FIND IT! With Devin
This is not about a class. It's not about a bike. It's about YOU. Instructor DEVIN W. shares what FIND IT! means to him.
Tell me about the first SoulCycle class that you took.
Oh man. It was quite something. I felt like I was going to throw up. I took a class with Angela and she said something that really woke me up. She said, “You can’t do the same things you did yesterday and expect a different result today.” And then she said it again but the second time, I really felt like she was saying it to me — directly. It felt personal. And then the tears came….
“Breakthrough moments” are a magical part of riding at SoulCycle. And for many, it comes after riding for a while. But for you, it came right away…..
I saw Jesus. [laughs] I was out of place - I was new to Los Angeles and it was my first SoulCycle class. Up until I walked into that classroom I felt very alone. In that room, it all just clicked but I have to be honest, I couldn’t ride the bike to save my life. I’ve always been graced with the ability to pick things up really quickly, and I connected to the spiritual side of SoulCycle but the athleticism didn’t come that easily. As Angela eloquently guided us through a body-and-mind-changing class, my spirit was reminded of the reason I had been brought to that room and to LA. It changed my perspective. It changed me.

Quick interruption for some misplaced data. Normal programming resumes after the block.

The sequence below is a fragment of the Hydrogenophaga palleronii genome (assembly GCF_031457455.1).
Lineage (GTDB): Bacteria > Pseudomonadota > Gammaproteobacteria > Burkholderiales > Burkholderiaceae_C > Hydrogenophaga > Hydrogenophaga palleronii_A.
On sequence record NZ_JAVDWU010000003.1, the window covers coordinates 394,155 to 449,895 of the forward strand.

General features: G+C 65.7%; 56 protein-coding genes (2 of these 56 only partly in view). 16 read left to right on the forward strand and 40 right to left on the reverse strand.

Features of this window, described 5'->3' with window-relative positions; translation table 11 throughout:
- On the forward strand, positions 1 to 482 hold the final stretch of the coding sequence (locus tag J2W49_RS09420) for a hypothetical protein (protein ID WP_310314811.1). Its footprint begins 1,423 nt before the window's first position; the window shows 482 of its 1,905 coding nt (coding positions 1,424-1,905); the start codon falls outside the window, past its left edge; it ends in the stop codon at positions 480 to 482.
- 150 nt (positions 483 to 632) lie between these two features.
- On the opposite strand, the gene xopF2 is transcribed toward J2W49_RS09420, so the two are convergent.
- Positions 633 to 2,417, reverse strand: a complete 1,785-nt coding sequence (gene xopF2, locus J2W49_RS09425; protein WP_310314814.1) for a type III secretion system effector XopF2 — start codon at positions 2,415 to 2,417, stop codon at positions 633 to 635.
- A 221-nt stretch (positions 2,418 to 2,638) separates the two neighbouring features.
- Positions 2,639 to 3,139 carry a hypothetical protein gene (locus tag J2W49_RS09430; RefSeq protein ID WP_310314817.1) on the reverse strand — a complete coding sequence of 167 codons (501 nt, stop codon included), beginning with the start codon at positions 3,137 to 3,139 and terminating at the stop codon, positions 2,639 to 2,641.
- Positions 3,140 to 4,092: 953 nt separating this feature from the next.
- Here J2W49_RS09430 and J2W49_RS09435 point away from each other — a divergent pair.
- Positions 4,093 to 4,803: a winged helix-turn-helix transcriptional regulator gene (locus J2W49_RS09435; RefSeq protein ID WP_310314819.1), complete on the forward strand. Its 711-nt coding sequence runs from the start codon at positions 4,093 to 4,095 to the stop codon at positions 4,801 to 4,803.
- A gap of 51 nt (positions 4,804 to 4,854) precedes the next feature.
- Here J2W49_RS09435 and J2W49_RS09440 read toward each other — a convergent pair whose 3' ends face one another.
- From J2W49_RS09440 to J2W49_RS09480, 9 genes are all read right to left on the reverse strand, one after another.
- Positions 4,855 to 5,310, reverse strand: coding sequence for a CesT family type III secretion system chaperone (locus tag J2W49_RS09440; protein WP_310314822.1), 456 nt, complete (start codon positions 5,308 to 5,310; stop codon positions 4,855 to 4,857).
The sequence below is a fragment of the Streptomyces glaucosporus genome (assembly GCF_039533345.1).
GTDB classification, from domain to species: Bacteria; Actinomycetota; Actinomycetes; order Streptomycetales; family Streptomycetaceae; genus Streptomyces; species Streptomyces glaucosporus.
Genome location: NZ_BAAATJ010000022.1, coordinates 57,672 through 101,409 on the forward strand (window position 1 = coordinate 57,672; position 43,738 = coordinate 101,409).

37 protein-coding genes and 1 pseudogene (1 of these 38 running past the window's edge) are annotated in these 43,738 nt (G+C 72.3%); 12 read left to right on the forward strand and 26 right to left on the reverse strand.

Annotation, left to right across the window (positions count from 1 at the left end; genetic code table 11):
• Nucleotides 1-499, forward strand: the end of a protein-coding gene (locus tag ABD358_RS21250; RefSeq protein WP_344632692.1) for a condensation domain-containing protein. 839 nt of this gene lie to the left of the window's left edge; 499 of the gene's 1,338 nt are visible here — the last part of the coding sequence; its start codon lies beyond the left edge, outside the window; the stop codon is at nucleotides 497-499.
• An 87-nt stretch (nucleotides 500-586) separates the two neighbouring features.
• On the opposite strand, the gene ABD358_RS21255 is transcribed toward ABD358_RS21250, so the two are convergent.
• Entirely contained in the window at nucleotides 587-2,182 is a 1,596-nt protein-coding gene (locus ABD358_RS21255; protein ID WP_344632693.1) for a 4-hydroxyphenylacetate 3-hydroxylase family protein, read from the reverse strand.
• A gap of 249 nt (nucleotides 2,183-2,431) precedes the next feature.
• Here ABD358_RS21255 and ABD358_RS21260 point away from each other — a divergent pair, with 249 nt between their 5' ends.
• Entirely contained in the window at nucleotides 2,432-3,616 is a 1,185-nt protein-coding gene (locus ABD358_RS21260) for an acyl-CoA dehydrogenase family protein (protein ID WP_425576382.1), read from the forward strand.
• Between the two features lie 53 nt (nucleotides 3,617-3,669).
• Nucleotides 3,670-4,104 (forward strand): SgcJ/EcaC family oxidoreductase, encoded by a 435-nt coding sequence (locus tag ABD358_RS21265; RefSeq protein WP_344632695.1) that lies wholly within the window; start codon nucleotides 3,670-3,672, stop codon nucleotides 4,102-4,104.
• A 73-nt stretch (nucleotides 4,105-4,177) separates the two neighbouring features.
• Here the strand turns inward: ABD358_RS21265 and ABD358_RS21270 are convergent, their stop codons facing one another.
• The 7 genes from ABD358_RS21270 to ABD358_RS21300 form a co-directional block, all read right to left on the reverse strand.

What have you learned throughout the journey?
I’ve learned that I’m more than what I’ve known. I grew up in such a small bubble, as the world expanded for me, I thought my world was going to remain the same. As my world grew, I realized my capacity for greatness is so much more than I believed in.
You always talk about your incredible riders…
You can come to SOUL to find so many different things. What makes this journey of looking within and finding something unique?
I think the best thing to find at SoulCycle is friends and the community. That’s what I found. I was so lost in LA and it gave me a reason to be there. Instead of just waiting for something to happen, I had this place to go. You find release. Whether you’ve had the worst day ever, you get on the bike and you turn up the resistance and you push through it. It’s also about finding accountability — to both yourself and the community. It’s a powerful thing.